As far as laser scanners usability, I kind of think the Pharaoh scanner is still easier to use as far as interface and understanding what kind of point density you’ll get at what distance. So yeah, I’d probably say Pharaoh is a little easier to use. Yeah. But we actually process that data in Cyclone and so Cyclone has the advantage on the software side.

Thank you.

 

Abstract

New technology has altered the manner in which three dimensional data is collected and processed. From terrestrial laser scanners to unmanned aerial systems (UAS – , a.k.a. drones), three dimensional capabilities are expanding exponentially. The three dimensional point cloud data, whether collected by a laser scanner, or produced via matching common points in a collection of aerial/land-based photographs (photogrammetry), is revolutionizing the way that we view and utilize measurement information. Dense point clouds produce the appearance of solid walls, floors, ceilings, and roofs, allowing us to understand the context of existing conditions directly within design software, accelerating the workflow of producing high quality drawings and Building Information Models (BIM) for use in new construction and/or renovation.

This session will cover the different methodologies for collecting and working with data from both terrestrial laser scanning platforms, and high flying aerial photography captured by drones.

When using terrestrial laser scanning, the user places a laser scanner in a fixed position, typically on a tripod. The laser scanner rotates 360° horizontally, while an oscillating mirror reflects the projected laser beam vertically over a ranged distance. This fixed position and range typically results in a large number of positions being needed to collect measurements on all surfaces.

In contrast to laser scanning, small Unmanned Aerial Systems (UASs) provide a platform of data capture that can acquire information from a large variety of perspectives, in a short period of time. With a large variety of photos of the subject, complex photogrammetric algorithms can identify similar features, and place them appropriately in 3D space.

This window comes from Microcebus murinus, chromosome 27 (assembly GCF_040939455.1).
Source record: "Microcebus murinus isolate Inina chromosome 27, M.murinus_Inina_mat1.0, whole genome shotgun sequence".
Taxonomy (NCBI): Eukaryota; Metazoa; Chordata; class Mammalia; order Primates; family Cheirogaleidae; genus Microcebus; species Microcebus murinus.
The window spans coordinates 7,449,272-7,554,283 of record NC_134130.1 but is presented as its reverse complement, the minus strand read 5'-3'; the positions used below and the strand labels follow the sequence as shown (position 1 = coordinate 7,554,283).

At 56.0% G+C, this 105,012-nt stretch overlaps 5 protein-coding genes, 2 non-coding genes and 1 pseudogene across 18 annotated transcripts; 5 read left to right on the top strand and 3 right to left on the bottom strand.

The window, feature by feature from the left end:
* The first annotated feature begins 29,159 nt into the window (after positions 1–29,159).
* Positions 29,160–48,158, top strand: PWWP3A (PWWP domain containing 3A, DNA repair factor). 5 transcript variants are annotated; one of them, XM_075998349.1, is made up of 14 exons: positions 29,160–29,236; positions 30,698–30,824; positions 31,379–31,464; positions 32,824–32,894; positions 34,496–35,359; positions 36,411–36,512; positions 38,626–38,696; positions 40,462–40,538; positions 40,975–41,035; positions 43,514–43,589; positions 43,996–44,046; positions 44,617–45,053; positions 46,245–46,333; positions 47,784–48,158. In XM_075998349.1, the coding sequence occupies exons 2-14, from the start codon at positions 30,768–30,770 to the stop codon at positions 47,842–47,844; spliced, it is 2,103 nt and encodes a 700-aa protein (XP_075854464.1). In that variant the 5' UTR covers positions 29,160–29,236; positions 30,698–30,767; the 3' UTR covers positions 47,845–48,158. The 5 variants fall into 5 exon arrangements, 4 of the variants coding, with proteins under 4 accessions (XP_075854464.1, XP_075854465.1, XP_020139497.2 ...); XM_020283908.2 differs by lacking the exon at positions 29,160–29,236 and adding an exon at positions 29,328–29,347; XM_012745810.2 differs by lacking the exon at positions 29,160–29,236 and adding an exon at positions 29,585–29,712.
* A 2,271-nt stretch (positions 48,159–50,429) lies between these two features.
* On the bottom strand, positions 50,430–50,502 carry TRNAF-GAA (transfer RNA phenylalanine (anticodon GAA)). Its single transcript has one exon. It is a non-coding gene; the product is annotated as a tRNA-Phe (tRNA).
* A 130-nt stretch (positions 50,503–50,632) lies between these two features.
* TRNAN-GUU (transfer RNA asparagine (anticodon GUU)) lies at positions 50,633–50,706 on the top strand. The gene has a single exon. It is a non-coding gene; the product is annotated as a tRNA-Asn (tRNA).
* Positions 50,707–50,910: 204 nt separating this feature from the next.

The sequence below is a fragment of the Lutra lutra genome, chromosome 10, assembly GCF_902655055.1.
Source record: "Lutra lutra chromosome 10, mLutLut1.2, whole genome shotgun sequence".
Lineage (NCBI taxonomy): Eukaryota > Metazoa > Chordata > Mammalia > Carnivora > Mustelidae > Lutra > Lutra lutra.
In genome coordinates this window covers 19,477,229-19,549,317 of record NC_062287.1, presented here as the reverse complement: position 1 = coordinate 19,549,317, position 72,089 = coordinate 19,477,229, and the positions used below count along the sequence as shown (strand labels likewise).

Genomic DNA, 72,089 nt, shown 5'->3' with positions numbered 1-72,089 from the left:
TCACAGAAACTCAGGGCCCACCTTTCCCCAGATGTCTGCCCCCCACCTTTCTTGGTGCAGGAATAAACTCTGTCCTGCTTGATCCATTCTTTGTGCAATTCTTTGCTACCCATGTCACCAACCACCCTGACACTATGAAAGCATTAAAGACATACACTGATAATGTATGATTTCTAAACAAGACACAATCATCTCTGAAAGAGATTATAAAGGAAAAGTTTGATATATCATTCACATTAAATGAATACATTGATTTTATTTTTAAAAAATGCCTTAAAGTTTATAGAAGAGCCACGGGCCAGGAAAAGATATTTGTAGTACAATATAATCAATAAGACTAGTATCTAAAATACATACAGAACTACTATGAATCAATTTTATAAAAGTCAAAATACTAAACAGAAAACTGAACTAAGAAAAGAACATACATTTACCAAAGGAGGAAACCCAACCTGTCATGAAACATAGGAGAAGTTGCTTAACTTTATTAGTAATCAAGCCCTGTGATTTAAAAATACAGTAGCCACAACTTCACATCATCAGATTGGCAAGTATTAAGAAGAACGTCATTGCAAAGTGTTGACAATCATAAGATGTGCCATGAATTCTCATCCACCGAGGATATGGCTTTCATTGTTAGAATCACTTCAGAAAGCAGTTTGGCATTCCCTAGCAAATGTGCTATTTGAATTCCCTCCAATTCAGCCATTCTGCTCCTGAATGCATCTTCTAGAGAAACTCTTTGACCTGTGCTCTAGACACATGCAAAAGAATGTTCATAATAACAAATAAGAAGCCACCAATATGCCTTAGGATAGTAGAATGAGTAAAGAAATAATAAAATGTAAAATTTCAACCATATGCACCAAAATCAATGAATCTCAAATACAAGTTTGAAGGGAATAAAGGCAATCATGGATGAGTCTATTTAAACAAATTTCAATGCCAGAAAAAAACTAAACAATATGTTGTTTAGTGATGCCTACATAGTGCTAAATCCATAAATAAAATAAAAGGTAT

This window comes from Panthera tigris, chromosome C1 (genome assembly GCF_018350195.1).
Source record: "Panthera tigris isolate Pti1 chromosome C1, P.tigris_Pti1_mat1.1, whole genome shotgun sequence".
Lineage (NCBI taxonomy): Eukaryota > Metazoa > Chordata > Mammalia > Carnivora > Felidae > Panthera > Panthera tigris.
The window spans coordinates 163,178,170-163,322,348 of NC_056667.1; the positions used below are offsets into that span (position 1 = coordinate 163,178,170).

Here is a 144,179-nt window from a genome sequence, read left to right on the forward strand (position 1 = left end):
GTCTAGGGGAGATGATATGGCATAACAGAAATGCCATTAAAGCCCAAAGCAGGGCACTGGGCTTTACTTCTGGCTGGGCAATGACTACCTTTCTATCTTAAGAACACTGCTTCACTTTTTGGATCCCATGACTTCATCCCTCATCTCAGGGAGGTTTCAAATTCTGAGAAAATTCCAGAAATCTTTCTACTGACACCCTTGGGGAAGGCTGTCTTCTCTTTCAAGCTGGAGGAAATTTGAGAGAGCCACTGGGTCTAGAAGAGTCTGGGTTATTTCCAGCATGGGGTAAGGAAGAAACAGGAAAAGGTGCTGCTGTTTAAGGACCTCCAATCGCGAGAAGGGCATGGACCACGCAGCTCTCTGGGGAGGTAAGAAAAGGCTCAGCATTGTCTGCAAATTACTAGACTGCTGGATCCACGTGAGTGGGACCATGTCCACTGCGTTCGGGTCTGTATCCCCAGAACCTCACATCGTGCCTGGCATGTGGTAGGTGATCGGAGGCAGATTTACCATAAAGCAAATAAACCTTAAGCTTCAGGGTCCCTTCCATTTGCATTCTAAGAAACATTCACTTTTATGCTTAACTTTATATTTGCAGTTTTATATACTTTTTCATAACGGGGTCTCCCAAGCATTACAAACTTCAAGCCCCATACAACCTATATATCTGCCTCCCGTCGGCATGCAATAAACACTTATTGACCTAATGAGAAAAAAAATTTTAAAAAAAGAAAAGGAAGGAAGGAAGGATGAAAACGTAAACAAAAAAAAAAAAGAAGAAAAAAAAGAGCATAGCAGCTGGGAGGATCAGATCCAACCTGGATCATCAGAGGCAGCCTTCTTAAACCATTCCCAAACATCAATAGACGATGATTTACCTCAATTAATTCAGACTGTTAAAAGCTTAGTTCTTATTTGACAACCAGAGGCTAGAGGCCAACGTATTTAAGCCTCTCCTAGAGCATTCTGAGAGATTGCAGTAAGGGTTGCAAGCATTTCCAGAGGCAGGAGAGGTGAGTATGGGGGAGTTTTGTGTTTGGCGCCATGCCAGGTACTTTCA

While both of these two data collection methods are extremely powerful on their own, the session will additionally discuss how these collection methods can be combined to allow for more comprehensive coverage in building/site/object documentation.

Before taking to the skies, it is imperative that technicians understand the rules and regulations which govern the National Airspace System (NAS) relating to the use of Unmanned Aerial Systems (UASs). The session we will briefly summarize these critical regulations, and include some tips to help others plan successful UAS flight missions. The session will also touch on the ability to work with point cloud and 3D surface data in major software packages, including Revit, AutoCAD, and Navisworks. With access to rich data such as these, design, restoration, and preservation efforts are hastened tremendously.

Brief case studies will include our recent collaborations with the National Park Service (NPS) in documenting the Lincoln Memorial and Washington Monument on the National Mall, as well as project examples which combine laser scanning with photogrammetry.

Speaker Bio

Jon W. Adams oversees the development, monitoring, and implementation of procedures for high-quality BIM documentation and data processing. Jon has been with DJS Associates, Inc., since 2008 and is involved with the planning, overseeing and execution of site documentation, as well as the creation of 2D and 3D as-built models. Through this hands-on approach, and attention to detail, he is able to help clients determine how to best address their needs on a case-by-case basis. He has been the coordinator and team leader of many complicated preservation projects including the documentation of the Lincoln Memorial and the Washington Monument.

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National Center for Preservation Technology and Training
645 University Parkway
Natchitoches, LA 71457

Email: ncptt[at]nps.gov
Phone: (318) 356-7444
Fax: (318) 356-9119